National Institutes of Health/Office of Extramural Research/Division of Biomedical Research Workforce
Large organizations face numerous challenges when implementing crucial policy changes, particularly when stakeholders have diverse interests. When NIH’s Division of Biomedical Research Workforce (DBRW) needed to better understand their stakeholders’ needs and challenges before implementing policy changes, Ripple Effect provided critical support by facilitating meetings, convening stakeholder focus groups, gathering data through literature reviews and surveys, and developing meaningful plans and recommendations to measure impact. Ripple Effect’s knowledge of NIH programs and policies has helped organize, assess, and plan to help DBRW achieve their goals.
Ripple Effect began by generating and maintaining momentum among groups of expert stakeholders. We customized meeting facilitation processes to boost engagement and productivity, and assumed support duties by drafting agendas, capturing notes, tracking all action items, and creating a central SharePoint hub to store all committee information and assets. This took time-consuming tasks off of clients’ plates, and ensured they were able to focus on their most critical objectives. When it became clear that the committee’s recommendations required more supporting data, we designed an NIH-wide survey and focus groups with subject matter experts to gather the results they needed.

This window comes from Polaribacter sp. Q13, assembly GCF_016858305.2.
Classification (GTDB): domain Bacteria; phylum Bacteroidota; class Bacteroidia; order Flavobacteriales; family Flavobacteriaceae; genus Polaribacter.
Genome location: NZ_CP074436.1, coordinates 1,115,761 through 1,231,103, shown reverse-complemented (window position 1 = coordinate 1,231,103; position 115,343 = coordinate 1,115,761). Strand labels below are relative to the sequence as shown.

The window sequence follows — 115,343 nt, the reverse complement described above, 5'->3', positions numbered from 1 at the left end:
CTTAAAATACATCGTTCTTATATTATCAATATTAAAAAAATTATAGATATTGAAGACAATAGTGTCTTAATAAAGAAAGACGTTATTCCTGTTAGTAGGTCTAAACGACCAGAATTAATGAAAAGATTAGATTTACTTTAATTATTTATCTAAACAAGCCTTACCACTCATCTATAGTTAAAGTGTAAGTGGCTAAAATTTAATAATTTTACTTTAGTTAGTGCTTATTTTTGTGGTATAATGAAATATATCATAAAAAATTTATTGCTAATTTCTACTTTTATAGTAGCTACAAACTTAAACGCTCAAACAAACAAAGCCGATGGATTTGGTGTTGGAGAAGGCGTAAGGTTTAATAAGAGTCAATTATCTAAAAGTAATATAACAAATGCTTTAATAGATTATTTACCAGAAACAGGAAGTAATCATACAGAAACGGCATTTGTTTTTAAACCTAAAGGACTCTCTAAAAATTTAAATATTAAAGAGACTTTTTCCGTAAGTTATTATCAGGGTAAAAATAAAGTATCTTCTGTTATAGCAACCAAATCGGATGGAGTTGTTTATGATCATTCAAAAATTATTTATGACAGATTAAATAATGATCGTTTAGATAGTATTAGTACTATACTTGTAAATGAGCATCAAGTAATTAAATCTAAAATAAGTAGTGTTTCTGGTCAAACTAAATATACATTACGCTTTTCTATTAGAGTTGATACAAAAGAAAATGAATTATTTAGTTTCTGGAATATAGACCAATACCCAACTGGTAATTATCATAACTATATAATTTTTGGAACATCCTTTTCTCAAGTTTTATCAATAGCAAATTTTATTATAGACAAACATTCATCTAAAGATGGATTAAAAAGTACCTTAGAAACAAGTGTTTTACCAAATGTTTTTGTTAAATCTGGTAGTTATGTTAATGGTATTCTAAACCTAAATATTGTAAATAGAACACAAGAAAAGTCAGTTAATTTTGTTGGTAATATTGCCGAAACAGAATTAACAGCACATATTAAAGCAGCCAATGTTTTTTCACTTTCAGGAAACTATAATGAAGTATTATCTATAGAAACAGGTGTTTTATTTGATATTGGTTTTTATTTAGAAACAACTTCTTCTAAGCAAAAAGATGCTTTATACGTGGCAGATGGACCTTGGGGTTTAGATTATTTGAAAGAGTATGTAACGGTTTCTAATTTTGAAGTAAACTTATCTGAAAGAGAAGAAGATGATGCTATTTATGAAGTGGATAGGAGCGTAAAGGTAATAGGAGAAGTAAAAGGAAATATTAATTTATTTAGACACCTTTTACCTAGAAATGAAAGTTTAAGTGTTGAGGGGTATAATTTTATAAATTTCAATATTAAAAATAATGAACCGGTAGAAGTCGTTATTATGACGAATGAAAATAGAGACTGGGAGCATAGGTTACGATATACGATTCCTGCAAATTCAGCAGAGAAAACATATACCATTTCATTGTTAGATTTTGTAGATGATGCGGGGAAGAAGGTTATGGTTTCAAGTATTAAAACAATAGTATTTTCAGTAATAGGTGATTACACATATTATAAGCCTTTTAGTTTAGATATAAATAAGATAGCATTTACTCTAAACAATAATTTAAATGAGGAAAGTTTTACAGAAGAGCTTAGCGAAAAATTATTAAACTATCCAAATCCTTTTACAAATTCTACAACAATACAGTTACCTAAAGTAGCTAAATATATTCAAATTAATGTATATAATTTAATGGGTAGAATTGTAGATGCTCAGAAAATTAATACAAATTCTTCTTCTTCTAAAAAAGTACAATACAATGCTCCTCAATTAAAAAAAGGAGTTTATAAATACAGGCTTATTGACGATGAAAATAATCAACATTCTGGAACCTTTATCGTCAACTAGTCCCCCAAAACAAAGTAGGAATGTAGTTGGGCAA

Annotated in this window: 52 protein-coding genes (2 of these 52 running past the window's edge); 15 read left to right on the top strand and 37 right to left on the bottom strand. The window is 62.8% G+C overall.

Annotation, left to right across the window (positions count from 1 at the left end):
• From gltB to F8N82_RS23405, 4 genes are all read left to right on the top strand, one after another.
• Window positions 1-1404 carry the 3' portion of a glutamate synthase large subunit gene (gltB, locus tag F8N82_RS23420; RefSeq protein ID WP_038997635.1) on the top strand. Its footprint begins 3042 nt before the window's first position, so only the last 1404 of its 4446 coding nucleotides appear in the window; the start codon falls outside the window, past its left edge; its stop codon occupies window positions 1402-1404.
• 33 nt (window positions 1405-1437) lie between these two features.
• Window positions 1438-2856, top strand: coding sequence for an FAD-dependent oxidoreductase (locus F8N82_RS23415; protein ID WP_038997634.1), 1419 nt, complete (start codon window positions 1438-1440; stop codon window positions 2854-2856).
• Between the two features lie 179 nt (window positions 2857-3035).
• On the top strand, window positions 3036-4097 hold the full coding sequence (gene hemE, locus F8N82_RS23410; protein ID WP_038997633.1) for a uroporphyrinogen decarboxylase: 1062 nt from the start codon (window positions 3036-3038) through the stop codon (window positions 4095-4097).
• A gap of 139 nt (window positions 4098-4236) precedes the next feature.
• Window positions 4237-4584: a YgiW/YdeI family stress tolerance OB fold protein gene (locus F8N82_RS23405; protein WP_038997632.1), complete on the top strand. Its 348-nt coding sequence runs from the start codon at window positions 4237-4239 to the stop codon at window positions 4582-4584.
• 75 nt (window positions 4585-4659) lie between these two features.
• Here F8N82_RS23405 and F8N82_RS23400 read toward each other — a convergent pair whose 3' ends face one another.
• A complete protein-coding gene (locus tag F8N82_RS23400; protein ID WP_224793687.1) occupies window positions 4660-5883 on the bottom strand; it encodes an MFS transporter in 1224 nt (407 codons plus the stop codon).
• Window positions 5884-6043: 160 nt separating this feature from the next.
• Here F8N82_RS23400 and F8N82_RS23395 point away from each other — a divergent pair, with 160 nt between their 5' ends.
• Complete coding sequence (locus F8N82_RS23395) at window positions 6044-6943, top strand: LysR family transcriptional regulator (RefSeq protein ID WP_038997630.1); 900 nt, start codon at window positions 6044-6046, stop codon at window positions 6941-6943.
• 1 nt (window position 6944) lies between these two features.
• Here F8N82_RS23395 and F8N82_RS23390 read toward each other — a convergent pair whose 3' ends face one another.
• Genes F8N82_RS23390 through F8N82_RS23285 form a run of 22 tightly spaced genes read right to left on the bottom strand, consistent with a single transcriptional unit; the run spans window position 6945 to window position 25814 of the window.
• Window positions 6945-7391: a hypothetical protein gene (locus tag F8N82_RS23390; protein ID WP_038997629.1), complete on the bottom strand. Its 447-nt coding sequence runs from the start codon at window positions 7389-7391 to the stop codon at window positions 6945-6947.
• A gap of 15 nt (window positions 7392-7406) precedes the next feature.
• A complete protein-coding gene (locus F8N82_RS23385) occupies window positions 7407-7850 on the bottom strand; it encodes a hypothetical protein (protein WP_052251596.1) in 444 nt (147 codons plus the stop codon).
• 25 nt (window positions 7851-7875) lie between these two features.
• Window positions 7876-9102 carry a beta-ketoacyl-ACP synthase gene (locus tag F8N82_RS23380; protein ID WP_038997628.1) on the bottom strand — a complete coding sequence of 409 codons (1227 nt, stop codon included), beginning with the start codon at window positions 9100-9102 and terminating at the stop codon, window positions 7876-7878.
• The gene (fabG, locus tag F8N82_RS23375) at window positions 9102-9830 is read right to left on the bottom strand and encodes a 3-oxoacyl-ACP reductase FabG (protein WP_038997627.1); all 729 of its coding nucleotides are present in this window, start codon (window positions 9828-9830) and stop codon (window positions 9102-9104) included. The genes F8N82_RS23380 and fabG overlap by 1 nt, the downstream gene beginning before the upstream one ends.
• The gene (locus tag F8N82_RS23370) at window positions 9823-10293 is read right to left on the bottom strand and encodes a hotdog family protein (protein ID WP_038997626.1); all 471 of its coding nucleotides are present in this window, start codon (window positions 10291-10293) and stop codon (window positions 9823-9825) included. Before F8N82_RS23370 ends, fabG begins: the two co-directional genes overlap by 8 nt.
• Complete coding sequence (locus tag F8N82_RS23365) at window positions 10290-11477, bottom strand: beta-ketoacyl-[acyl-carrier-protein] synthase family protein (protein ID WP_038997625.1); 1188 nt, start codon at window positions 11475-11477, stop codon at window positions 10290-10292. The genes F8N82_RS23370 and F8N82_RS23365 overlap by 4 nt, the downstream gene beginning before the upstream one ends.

Our team’s technical expertise in biomedical workforce issues allowed us to provide comprehensive support for several interrelated DBRW efforts. We analyzed and returned the survey and focus group results via a custom-designed white paper and accompanying PowerPoint presentation to allow DBRW to share recommendations with NIH leadership. We reduced burden on DBRW staff, as our support allowed them to focus on critical decision making and coalition-building with stakeholders in and outside of NIH. Ripple Effect’s focus on the big picture, while handling all the small details, supported NIH’s commitment to building a diverse biomedical research workforce and provided a cost-effective solution for the government.